Imagine, then, our delight when earlier this month the Wall Street Journal featured a glowing review of Bode's work, mentioning her name not only alongside influences such as Blossom Dearie and Eva Cassidy, but also in the same breath as Ella Fitzgerald.
Reviewer John Berlau caught an Erin Bode performance during her tour of the East Coast last October, a trip she plans to make again this December. He makes requisite comparisons to Norah Jones and Diana Krall, but not without plenty of paragraphs singling out Bode's unique sound, the classic "girlishness" of her voice and her "very promising debut album."
We caught up with Bode to see if being on the brink of national fame has changed her life. The answer turns out to be...not really.
B-Sides: Bet you never expected to be in the Wall Street Journal, of all places. Did you know the paper did music reviews?
Erin Bode: During our interview, Berlau said he occasionally wrote for the Wall Street Journal, and there was a chance I would be in it. I didn't hold my breath. When my mom told me about it, I was in Italy. I was really happy, and scared. She called and read it to me over the phone the next day. It was exciting! We did twelve concerts in fourteen days in Italy. It was a great tour. Most of the shows were sold out or full, and we sold a lot of CDs. The article made for a nice homecoming.
What did you think of the comment that you have a "girlish" voice?
I felt that his interpretation of my album was very accurate. I didn't mind my voice being called "girlish." I like being a girl.
Are you sorry you didn't get one of those classic drawings of your head next to the review?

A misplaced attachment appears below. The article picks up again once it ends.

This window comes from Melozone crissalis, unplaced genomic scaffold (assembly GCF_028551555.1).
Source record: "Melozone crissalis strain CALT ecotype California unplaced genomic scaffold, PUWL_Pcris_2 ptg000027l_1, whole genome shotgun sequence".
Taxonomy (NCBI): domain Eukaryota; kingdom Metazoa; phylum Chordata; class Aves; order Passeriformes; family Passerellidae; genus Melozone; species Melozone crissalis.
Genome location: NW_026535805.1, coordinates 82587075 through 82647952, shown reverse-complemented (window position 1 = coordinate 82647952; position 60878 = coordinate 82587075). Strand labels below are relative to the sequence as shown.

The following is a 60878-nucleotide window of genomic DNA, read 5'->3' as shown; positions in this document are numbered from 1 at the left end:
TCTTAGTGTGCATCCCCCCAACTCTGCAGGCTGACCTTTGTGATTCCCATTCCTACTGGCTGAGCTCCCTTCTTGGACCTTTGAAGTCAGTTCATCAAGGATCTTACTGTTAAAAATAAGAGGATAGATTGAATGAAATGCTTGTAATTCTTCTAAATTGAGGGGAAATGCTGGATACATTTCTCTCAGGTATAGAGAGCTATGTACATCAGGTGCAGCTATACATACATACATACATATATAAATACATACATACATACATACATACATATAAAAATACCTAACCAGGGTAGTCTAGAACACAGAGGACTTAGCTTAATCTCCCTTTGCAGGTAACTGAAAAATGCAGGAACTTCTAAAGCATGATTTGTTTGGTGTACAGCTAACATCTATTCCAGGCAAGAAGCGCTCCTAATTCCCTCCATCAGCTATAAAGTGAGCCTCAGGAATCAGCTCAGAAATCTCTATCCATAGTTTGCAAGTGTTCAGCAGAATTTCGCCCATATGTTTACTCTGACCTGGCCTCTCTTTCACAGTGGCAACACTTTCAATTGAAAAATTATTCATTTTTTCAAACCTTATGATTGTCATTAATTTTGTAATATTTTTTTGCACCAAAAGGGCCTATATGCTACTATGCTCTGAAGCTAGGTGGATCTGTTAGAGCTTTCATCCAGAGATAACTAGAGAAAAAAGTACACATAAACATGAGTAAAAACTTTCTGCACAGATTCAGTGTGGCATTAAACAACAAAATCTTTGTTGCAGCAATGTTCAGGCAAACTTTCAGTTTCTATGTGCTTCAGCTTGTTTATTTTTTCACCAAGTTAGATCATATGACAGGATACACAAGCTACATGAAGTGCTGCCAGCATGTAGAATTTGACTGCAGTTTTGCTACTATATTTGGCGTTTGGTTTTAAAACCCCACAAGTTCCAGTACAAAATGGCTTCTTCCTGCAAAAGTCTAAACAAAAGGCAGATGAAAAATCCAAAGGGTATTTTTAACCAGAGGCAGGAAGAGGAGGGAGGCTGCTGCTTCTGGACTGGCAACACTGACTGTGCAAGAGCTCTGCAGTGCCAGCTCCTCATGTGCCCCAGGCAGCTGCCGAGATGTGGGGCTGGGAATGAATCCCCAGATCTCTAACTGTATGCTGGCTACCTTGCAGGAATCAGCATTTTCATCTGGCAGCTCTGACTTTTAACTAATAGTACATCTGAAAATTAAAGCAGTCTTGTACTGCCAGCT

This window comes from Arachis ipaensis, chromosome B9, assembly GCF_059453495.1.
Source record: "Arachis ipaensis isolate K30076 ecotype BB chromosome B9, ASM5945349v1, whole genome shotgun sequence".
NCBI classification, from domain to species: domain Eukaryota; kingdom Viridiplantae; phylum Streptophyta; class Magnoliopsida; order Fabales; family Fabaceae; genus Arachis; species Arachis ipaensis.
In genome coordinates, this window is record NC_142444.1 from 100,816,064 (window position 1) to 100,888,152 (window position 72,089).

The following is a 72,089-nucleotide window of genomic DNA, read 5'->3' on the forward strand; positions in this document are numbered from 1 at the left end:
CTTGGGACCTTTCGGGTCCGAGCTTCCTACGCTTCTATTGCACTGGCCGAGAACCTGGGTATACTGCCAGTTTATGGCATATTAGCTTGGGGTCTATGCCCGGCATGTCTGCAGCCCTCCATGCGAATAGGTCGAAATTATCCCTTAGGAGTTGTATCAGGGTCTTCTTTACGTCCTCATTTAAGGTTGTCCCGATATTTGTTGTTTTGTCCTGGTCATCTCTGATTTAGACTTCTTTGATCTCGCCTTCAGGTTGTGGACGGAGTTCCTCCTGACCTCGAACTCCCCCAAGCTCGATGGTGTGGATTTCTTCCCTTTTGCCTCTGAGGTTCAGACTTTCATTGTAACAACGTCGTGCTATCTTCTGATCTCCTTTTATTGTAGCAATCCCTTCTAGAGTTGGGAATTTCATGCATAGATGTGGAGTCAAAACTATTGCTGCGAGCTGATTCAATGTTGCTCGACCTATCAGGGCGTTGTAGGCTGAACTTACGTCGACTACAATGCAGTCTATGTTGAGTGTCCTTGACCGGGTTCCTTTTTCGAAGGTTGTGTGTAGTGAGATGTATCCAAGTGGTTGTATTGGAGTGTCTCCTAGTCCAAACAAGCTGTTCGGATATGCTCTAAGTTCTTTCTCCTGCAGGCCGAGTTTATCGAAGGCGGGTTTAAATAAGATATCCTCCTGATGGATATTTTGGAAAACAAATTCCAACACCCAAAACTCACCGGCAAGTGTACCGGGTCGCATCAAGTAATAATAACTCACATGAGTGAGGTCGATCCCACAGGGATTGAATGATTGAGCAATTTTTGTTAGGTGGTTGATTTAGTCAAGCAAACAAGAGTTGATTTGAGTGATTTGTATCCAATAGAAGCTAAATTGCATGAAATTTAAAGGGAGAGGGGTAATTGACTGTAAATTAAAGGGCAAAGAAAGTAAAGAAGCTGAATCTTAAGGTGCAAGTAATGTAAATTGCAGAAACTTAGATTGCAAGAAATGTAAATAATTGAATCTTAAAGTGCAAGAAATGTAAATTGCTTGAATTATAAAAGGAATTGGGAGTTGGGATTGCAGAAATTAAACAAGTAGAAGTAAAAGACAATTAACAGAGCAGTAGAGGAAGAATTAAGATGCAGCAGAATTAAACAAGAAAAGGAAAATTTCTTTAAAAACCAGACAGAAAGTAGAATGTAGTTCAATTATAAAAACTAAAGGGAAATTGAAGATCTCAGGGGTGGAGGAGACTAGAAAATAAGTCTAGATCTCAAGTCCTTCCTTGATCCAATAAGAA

A little bit. The guys from my label sent in photos but warned me that [the WSJ] would probably draw me. I was kind of looking forward to it, but I just got a regular picture.
Our article focused on your music, but we couldn't ignore the fact that you're hot. How do you and your husband deal with the sex-symbol status that's building?
Actually, I haven't noticed any sex-symbol stuff. I'm not watching for it, especially now that I'm married. My husband is really laid back, and I make sure he has every reason to be happy.
When will you be recording again?
We're supposed to start recording in May, here in St. Louis. We've got several originals and a few covers that we plan to do. We've been busy writing.
Do you feel like a local celebrity?
Well, the recognition was great. After the RFT story came out, people I didn't know would come up to me and say they saw me in the paper and congratulate me. It was great, because we felt like the article was a nice representation of the time we've spent here.
So you're planning to leave St. Louis?